Perry doesn’t shy away from her personal struggles either. Part of Me sees the singer on her mammoth California Dreams tour, documents her break up from husband Russell Brand and the sheer toll both take on her. It’s a mix of a tour doc, behind the scenes footage as well as historical video but altogether it’s brilliant. Part of Me is the seventh highest-grossing documentary and fifth highest-grossing music concert film of all time in the United States.


George Harrison: Living in the Material World

George Harrison was one quarter of the world’s biggest band in the 1960s – The Beatles. He was dealt the hand of being the ‘quiet’ Beatle, but his life proves he was far from that tag. After his death in 2001, interest generated to create a film of his life, but his wife Olivia declined as George had wanted his story told through his video archive. A number of companies were interested but, in the end, renowned director Martin Scorcese was the man chosen for the project.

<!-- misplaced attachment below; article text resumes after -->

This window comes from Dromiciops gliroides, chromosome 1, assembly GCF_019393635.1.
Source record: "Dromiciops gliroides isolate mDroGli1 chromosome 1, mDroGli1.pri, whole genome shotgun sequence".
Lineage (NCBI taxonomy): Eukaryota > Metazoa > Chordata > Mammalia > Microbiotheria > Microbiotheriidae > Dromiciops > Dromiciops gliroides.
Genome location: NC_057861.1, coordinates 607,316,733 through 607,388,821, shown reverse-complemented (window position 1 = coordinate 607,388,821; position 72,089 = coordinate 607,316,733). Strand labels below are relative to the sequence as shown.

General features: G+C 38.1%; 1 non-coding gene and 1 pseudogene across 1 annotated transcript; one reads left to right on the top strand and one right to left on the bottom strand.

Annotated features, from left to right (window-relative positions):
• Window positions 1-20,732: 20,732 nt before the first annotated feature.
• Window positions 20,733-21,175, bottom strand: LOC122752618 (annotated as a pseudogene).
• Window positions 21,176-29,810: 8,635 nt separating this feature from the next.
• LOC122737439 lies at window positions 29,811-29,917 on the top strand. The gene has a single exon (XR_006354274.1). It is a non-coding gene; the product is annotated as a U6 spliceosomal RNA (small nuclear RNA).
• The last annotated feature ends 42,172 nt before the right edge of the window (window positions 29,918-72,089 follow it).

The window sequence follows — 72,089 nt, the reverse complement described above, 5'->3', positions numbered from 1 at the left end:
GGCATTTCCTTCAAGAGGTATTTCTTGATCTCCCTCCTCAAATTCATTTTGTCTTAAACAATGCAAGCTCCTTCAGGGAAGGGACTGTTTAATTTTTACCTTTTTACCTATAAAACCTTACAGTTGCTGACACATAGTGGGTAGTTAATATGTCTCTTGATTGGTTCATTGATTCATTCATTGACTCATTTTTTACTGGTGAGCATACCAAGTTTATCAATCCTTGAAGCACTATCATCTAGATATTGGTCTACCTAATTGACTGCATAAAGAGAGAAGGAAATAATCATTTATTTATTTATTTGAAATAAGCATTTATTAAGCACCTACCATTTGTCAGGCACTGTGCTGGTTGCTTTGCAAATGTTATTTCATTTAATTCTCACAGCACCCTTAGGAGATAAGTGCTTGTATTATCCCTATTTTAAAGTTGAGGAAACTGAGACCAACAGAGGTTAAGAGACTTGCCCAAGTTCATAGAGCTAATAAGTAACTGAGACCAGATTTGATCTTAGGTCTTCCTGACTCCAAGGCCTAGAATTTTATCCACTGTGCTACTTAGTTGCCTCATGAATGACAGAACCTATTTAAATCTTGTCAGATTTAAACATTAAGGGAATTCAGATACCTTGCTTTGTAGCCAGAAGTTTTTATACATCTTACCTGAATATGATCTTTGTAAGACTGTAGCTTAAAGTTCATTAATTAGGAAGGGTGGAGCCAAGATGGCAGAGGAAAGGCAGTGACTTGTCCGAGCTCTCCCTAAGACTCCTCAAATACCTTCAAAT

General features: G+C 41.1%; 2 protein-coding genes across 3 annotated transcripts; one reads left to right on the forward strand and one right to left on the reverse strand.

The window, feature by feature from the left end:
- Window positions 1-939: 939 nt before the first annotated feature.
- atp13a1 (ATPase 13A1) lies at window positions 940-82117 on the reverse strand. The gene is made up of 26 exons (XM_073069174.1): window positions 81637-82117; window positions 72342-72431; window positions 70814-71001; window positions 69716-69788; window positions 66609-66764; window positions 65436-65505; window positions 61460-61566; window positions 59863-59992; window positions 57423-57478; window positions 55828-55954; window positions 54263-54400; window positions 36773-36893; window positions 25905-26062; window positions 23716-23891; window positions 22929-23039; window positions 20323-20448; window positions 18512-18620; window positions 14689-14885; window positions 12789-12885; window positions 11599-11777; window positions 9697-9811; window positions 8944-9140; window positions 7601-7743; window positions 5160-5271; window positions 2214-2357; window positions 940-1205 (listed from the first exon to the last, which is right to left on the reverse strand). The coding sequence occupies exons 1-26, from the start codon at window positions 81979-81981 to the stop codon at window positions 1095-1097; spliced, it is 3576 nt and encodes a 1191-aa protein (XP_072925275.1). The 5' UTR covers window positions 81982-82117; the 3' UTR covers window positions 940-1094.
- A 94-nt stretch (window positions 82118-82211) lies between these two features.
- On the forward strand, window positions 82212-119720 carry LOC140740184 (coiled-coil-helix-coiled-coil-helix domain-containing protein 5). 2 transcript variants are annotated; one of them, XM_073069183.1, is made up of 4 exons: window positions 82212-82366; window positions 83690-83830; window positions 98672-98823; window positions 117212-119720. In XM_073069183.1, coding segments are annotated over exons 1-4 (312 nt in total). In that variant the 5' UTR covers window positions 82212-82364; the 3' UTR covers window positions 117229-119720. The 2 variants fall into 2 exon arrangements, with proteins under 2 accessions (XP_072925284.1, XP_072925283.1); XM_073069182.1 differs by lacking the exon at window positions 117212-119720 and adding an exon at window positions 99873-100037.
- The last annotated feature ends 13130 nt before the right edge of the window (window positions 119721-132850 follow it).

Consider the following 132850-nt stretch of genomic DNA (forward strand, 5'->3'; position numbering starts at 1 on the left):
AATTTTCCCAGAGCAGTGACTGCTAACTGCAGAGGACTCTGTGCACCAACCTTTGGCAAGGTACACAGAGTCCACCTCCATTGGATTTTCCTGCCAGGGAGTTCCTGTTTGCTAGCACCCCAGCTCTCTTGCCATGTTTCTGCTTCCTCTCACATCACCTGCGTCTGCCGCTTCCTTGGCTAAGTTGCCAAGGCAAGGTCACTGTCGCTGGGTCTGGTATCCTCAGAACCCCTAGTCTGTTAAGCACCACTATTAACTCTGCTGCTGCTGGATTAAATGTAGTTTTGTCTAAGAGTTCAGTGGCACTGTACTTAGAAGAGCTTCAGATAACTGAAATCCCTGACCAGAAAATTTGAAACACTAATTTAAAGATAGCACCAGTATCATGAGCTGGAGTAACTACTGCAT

It took five years to research and the end product was a three and a half hour true telling of George Harrison, the boy from Liverpool catapulted into Beatlemania, his deep-lying interest in India and how key he was to the Beatles. George Harrison: Living in the Material World was nominated for six Primetime Emmys, winning Outstanding Nonfiction Special and Outstanding Directing for Nonfiction Programming.